Focus on Chile

Slowly but surely, Chile has been gaining respect for producing more than just a handful of world-class wines.  But based on my tastings for this article, the country is still a ways off from reaching a critical mass of producers who are serious about making truly distinctive wines--as opposed to well-made but essentially anonymous wines that offer solid value.  There's also the challenge of getting diehard Eurocentric wine lovers to open their minds and give the wines a shot, but that's another topic that will likely be a struggle for some time to come.

The simple fact is that the vast majority of Chilean wines are made by enormous wineries that are often guided as much--perhaps more--by marketing and accounting departments than by vineyard managers and winemakers.  This is hardly a problem exclusive to Chile, but no one who has followed the country's wine fortunes over the years can escape the conclusion that most of the wines, especially those in large production, have been made with a play-it-safe, don't-rock-the-boat approach as their guiding philosophy.

I wish that more Chilean winemakers, who as a group are well-educated and increasingly well-traveled, as well as fluent in foreign languages, especially English, were allowed greater freedom in winemaking.  Most that I have met are highly intelligent, curious and flexible in their winemaking, but they seem to be constrained by the large companies that employ them and are reluctant to challenge an established status quo.  More than a few of them have run into issues with their day jobs when their bosses took a dim view of personal side projects where they can be more creative in their winemaking.  A few have actually had to leave their "real" jobs because of perceived conflicts, which can't be encouraging to any of their colleagues who'd like to expand their creative horizons with confidence.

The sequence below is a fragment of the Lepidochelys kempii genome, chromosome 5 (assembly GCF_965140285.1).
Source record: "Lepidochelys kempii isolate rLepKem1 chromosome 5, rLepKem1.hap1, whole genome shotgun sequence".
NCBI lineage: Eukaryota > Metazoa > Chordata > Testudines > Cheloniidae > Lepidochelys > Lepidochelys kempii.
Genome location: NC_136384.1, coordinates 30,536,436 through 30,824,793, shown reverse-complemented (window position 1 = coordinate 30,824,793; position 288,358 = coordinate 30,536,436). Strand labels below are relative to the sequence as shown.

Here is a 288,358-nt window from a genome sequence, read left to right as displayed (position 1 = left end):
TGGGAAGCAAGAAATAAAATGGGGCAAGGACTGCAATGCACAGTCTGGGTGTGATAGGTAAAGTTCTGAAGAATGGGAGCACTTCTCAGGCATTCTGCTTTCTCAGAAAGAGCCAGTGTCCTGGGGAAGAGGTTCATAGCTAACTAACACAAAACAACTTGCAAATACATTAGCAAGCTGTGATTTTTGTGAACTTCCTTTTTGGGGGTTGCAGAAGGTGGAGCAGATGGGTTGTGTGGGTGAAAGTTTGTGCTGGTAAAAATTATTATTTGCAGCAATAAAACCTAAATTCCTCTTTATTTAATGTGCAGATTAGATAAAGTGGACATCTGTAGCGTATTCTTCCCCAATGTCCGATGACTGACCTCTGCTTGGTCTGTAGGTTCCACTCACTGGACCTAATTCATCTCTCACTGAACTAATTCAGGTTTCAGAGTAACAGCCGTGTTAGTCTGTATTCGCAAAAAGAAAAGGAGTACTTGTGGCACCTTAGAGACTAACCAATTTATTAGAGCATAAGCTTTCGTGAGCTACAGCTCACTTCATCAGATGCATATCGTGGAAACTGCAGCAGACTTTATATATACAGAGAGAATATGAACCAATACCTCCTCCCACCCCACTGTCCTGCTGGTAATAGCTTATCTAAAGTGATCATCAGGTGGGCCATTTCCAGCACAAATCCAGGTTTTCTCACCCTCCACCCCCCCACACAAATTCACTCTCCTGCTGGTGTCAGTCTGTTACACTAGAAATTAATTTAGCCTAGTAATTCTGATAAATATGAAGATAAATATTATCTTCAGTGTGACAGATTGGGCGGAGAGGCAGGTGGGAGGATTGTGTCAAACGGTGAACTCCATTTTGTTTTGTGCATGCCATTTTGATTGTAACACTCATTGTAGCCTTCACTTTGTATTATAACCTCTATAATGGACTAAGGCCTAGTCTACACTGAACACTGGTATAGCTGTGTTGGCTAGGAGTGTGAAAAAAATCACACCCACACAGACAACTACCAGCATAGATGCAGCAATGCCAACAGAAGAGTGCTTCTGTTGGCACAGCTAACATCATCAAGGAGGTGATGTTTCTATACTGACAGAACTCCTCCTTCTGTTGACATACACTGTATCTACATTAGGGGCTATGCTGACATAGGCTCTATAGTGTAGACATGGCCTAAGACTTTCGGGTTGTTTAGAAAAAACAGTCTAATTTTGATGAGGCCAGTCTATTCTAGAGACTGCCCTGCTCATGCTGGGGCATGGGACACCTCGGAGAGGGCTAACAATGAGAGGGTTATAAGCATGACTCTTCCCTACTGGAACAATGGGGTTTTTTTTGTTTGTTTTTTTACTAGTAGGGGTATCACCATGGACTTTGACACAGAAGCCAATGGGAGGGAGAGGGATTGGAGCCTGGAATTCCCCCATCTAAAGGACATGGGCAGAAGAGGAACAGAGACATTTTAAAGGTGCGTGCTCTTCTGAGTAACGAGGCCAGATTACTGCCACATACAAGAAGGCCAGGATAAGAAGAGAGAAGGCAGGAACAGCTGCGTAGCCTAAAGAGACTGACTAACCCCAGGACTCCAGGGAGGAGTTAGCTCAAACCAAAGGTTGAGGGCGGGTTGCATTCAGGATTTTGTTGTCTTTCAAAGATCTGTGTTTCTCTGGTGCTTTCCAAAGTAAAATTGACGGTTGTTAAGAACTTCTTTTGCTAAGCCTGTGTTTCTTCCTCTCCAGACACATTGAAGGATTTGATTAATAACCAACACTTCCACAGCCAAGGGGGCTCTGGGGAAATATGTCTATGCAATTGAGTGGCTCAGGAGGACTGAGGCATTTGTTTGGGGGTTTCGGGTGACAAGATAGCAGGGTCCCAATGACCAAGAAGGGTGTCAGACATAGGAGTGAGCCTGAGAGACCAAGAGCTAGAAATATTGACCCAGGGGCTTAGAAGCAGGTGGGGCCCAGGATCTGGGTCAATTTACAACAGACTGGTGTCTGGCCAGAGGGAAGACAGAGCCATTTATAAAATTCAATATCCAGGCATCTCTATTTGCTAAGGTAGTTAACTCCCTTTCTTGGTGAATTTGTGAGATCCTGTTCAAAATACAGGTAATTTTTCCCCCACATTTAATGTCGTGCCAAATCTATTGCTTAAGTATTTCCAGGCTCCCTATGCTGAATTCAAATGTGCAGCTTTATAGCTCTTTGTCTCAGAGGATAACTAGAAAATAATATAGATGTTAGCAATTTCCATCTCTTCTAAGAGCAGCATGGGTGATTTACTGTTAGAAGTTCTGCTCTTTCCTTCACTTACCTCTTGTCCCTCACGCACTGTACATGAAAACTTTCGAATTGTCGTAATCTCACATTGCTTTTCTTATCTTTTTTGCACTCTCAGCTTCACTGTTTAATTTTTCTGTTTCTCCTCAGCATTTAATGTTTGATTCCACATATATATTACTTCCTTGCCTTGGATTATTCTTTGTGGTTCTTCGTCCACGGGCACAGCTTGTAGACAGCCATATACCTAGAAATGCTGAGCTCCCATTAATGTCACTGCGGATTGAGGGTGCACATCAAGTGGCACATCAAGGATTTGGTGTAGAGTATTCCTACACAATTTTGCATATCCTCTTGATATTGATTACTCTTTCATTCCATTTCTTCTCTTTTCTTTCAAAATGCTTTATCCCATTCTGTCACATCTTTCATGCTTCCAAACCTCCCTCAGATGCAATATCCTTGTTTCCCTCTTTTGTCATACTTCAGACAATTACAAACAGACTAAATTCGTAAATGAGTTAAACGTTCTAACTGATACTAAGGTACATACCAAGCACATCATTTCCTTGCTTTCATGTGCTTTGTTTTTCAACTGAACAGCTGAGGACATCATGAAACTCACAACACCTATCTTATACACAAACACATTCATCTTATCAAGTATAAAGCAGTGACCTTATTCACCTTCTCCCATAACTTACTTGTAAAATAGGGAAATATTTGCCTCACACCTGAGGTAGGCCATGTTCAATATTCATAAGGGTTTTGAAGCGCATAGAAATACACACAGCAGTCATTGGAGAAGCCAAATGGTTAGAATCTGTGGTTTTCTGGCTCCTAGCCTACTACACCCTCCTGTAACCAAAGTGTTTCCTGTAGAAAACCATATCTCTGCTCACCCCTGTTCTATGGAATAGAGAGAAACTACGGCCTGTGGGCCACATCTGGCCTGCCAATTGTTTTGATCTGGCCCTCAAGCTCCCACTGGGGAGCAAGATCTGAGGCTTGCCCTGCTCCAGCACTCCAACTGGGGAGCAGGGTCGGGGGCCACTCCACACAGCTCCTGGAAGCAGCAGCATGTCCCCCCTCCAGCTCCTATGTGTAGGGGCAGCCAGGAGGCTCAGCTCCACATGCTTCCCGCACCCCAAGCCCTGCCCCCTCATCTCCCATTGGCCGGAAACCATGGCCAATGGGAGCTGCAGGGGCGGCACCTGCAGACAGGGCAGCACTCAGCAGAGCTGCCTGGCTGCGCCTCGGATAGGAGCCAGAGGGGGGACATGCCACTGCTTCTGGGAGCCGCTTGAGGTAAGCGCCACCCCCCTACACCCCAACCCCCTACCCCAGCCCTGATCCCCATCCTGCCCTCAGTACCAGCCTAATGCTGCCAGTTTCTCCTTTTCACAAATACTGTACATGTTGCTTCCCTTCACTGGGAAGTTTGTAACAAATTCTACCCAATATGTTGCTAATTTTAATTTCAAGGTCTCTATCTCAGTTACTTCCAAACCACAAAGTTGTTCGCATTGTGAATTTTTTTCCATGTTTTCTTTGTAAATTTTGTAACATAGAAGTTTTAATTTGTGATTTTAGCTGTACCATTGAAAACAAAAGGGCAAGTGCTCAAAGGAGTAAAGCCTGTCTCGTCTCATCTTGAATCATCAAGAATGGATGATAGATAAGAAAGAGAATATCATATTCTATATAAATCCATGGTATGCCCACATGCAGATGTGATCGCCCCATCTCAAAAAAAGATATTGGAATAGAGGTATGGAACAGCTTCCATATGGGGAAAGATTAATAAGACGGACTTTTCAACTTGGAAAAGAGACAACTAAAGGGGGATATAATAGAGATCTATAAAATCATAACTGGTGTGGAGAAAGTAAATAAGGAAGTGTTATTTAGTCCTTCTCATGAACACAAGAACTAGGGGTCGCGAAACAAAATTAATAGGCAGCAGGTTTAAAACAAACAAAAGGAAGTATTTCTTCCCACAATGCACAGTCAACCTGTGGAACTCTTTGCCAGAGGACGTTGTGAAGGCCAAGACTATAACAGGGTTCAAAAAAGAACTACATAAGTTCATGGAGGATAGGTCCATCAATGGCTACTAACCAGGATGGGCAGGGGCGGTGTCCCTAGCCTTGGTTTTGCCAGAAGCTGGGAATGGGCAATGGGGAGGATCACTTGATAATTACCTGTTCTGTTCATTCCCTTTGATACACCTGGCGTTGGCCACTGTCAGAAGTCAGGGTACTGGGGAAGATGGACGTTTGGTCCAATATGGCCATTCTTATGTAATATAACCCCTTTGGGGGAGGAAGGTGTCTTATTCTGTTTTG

That's a shame given Chile's staggering variety of soils, expositions and climates, factors that allow for the production of numerous varieties in every possible expression, from ultra-cold areas to broiling hot.  A number of the larger producers have begun making very good, often outstanding small-production bottlings in recent years, proving that they're capable of competing with the country's smaller boutique wineries, but such wines often carry premium price tags to match their quality.  Indeed, some of the very best Chilean wines that I tasted command--or at least try to command--prices approaching the most revered European and Napa wines.  That's ambitious in the extreme, especially given the ongoing general perception of the country as almost exclusively a source of good wine values.  One has to ask:  who is the audience for such high-end bottlings?

To this Old World-leaning palate the most exciting trend in Chile right now is the greater number of restrained, low-octane wines that are emerging from the country's cool northern, southern and coastal regions.  And the most intriguing wines of all, for me, have been those made from varieties most people don't usually associate with Chile, like syrah, pinot noir and carignan--although the latter variety has been grown there for generations but mostly blended with the more common cabernet sauvignon, merlot and carmenere.  There's also a little renewed interest in the native pais variety, which is descended from the mission grape, which helped establish the California wine industry, and also the obscure listan prieto variety, which produces lively, elegant red wines in the Canary Islands. The organic and "natural wine" movements are also gaining traction, which if nothing else adds to the possibility of greater wine diversity, a character shared by all noteworthy wine regions and essential to a country's image as being serious about making wines of real distinction.  Chile needs this, and they need it bad.

For this article we chose to focus on wines with suggested retail prices of $15 and higher, which is generally the starting point in Chile for bottles that would be of interest to International Wine Cellar readers.  It's also where Chile needs to make greater consumer inroads as it attempts to move beyond the under-$12 segment of the market where most Chilean wines are firmly entrenched.  Chile does those wines very well, about as well as any other country in the world outside of Spain, but the best producers are more ambitious than that--and justifiably so based on the number of top-notch wines that I rated at 88 points or higher.